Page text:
U.S. urges Americans abroad to make plans to return home while they still can

As of Monday, the State Department has repatriated more than 25,000 Americans from more than 50 countries amid the COVID-19 pandemic.

The first repatriation flight of Americans in Bangladesh departed from Dhaka on Monday. Photo courtesy of U.S. Embassy Dhaka/Twitter
The first repatriation flight of Americans in Bangladesh departed from Dhaka on Monday. Photo courtesy of U.S. Embassy Dhaka/Twitter

March 30 (UPI) -- State Department officials aiding in the repatriation of Americans stranded abroad due to the coronavirus pandemic urged U.S. citizens overseas to make plans to return to the United States while they still can.

Countries the world over have been imposing strict quarantine measures to stop the spread of COVID-19, which has infected nearly 800,000 people in more than 170 countries since the virus emerged four months ago, making it more and more difficult for Americans to board commercial flights to return home.


The State Department has repatriated more than 25,000 Americans from at least 50 countries but officials said Monday they are unsure how much longer they'll be able to arrange these evacuation flights.

"We do not know how long commercial flights will remain available, nor do we know how long the U.S. government will be able to facilitate additional flights where commercial options no longer exist," said Ian Brownlee, principal deputy assistant secretary at the State Department's Bureau of Consular Affairs. "It is therefore imperative that U.S. citizens make plans now to avail themselves of these options."


The State Department is tracking more than 100 additional flights over the next week and has identified 9,000 U.S. citizens who have said they want to board them but there is still space for more passengers, Brownlee said, urging those wanting to return to the United States to contact the department.

"We are seeing more U.S. citizens decide to stay abroad and ride out this crisis where they are," Brownlee told reporters during a telephone briefing. "If people decide not to take advantage of these flights now, they will also need to hunker down where they are."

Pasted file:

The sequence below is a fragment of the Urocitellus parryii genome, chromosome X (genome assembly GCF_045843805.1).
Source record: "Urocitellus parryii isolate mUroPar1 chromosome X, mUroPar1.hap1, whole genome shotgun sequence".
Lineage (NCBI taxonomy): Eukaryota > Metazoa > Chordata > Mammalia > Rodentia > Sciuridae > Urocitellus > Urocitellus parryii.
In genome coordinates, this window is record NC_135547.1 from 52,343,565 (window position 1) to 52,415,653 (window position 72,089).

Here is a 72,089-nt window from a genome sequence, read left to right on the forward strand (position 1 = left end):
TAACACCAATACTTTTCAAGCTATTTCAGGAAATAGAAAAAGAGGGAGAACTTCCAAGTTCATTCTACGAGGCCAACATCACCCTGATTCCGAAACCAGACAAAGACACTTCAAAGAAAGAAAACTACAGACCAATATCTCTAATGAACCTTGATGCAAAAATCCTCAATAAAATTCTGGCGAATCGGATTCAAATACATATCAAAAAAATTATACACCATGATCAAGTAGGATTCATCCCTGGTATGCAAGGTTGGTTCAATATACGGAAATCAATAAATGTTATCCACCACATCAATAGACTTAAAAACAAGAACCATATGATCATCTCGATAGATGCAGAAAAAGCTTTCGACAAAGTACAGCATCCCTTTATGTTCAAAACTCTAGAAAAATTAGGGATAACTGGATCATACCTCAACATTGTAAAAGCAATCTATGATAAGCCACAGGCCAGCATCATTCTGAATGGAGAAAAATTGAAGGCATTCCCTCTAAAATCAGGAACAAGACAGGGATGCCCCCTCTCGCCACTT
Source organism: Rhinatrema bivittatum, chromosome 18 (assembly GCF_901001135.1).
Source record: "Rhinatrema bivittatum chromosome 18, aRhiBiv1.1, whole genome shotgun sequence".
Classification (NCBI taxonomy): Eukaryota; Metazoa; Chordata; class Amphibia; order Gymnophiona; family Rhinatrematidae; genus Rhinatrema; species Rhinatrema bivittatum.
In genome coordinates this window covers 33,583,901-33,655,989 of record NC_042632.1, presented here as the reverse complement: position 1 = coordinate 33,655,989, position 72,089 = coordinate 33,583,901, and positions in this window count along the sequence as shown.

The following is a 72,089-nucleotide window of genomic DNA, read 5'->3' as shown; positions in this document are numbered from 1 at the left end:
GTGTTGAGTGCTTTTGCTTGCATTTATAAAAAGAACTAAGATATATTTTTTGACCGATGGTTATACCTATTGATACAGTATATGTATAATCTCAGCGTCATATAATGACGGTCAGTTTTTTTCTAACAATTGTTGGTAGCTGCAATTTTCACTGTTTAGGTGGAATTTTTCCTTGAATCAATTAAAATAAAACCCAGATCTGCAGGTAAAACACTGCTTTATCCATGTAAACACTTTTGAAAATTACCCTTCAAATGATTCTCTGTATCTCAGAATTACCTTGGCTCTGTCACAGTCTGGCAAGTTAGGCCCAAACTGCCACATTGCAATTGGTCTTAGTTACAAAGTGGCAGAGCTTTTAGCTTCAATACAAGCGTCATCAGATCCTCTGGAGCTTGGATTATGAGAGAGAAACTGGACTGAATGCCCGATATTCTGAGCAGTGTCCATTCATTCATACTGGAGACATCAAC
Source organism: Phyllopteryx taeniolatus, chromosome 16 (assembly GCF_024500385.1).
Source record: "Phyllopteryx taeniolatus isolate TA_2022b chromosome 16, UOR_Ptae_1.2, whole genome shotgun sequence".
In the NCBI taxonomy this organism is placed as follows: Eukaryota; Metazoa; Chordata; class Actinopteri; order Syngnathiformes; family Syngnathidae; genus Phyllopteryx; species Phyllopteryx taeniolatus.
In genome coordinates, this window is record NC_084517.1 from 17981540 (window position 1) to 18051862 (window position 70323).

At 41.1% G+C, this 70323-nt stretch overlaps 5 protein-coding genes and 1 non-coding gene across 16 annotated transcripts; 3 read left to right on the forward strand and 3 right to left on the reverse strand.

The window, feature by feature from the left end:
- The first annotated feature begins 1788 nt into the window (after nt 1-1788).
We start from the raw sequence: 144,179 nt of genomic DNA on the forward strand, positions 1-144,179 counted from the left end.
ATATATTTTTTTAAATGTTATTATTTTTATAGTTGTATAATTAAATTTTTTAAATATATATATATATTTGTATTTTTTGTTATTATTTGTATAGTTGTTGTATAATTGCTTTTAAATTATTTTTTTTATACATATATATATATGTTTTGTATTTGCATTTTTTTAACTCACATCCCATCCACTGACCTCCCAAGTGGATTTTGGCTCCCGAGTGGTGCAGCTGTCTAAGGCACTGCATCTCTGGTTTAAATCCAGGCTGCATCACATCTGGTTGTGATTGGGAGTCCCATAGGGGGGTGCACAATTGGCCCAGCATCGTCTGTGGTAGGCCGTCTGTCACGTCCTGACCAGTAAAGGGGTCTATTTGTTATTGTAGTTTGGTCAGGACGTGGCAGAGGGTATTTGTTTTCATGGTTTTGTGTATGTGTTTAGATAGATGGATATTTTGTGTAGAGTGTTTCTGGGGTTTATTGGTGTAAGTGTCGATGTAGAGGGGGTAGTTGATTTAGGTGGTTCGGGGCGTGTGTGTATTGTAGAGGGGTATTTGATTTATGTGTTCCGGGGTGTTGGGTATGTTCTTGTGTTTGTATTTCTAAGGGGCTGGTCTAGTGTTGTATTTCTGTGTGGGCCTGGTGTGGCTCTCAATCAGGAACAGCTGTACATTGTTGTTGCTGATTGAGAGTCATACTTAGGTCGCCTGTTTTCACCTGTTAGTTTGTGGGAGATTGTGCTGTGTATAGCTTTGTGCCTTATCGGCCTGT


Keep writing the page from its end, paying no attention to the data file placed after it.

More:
The officials made the warning as more than 350 Americans who have been stranded in Peru departed for the United States on Monday. According to the U.S. Embassy in Peru, nearly 3,300 Americans have been evacuated from the South American country after it implemented strict quarantine measures, such as closing its main airport to the public earlier this month.


Brownlee said buses have been transporting U.S. citizens from outlying regions so they can return to the United States but some people have been placed under quarantine and will not be able to leave as "exceptions are not made for international tourists."

"We are working to ensure that travelers placed under quarantine have access to appropriate food and healthy living conditions," he said. "In the meantime, we remind all U.S. citizens to adhere to the Peruvian government's quarantine measures."

The State Department is also seeing an increase in demand for repatriation flights from Asia, India, Bangladesh and Indonesia, Brownlee said, adding its first evacuation flight from Bangladesh departed for the United States on Monday and it was in the process of coordinating flights with India.

The U.S. Embassy in Bangladesh said the flights occurred after the Civil Aviation Authority on Saturday announced that from Tuesday until April 7 scheduled international commercial passenger flights from more than a dozen countries would not be allowed to land and that it was "not aware" of any flights departing from the capital Dhaka during that time period.

Brownlee said missions around the world "are facing reduced staffs" but that they haven't needed to send additional employees to other countries aside from the seven staff they sent to Peru.


The head of the department's repatriation task force, which was formed March 19, said he is unsure of the cost of the evacuations but that he has found Congress ready to assist in bring Americans home.

"So, at this point, I'm not concerned about the K Fund running dry," he said, referring to the coffer used during emergencies by U.S. foreign policy officials.

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